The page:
Data Availability

Data is available in the NCBI SRA under accession number PRJNA528235.

Ethics Statement

All procedures were approved by the animal experimentation board at Wageningen University & Research Center (accession number AVD401002015141) and carried out according to the guidelines of the European Council Directive 86/609/EEC dated November, 1986.

Author Contributions

SJ and JC performed sequence and statistical analyses and wrote the manuscript. JR, MS, and JC planned and performed the experiment. PdB performed molecular analyses and sequencing. All authors contributed substantially to revisions.


This research has been funded by the Dutch Ministry of Economic Affairs, TO-Flex project Intestinal Health Screening (BO-34-002-002).

Conflict of Interest Statement

The authors declare that the research was conducted in the absence of any commercial or financial relationships that could be construed as a potential conflict of interest.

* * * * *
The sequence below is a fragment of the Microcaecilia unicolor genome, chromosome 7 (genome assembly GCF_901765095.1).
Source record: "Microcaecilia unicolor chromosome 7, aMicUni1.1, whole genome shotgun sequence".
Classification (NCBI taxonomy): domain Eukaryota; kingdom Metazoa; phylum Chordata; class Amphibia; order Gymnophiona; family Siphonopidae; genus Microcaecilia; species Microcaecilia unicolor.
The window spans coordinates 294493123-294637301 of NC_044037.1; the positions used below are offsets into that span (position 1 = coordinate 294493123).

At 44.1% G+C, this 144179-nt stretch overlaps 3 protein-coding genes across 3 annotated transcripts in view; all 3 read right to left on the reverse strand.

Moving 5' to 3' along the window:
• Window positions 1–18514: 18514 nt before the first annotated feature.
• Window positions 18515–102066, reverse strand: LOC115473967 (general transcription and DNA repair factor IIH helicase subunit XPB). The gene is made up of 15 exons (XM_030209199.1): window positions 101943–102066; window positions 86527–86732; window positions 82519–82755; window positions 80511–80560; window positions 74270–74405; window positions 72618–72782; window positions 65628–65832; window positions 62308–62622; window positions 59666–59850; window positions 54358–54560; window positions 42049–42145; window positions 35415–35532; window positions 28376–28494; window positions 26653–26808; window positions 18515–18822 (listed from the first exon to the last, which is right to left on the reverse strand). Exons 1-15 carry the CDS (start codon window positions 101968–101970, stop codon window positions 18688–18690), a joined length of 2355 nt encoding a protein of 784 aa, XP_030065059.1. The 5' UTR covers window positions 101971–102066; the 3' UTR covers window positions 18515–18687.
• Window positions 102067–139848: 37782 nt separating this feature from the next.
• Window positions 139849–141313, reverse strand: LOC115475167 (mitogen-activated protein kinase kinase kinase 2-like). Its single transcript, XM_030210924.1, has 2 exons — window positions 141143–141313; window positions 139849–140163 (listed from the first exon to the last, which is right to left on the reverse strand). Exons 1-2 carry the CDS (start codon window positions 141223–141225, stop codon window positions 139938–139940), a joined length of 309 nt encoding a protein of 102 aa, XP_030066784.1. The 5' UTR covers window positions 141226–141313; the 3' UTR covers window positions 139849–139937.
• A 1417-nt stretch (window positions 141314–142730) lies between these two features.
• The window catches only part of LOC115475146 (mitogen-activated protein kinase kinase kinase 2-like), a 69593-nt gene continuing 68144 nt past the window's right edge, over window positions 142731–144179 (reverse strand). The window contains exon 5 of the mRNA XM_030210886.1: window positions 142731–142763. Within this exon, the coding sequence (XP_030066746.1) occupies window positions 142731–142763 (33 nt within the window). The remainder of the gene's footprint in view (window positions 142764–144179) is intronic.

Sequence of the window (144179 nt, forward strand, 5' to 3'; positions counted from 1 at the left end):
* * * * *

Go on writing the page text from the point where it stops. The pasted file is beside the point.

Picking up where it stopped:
We would like to thank S. Tem for their helpful comments.

Supplementary Material

The Supplementary Material for this article can be found online at:


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Keywords: Clostridium difficile, pig, microbiome, animal models, bacteria

Citation: Jurburg SD, Cornelissen JJBWJ, de Boer P, Smits MA and Rebel JMJ (2019) Successional Dynamics in the Gut Microbiome Determine the Success of Clostridium difficile Infection in Adult Pig Models. Front. Cell. Infect. Microbiol. 9:271. doi: 10.3389/fcimb.2019.00271

Received: 15 May 2019; Accepted: 15 July 2019;
Published: 06 August 2019.

Edited by:

Shai Bel, Bar-Ilan University, Israel

Reviewed by:

Avi Peretz, The Baruch Padeh Medical Center, Poriya, Israel
Giovanni Widmer, Cummings School of Veterinary Medicine, Tufts University, United States

Copyright © 2019 Jurburg, Cornelissen, de Boer, Smits and Rebel. This is an open-access article distributed under the terms of the Creative Commons Attribution License (CC BY). The use, distribution or reproduction in other forums is permitted, provided the original author(s) and the copyright owner(s) are credited and that the original publication in this journal is cited, in accordance with accepted academic practice. No use, distribution or reproduction is permitted which does not comply with these terms.

*Correspondence: Johanna M. J. Rebel,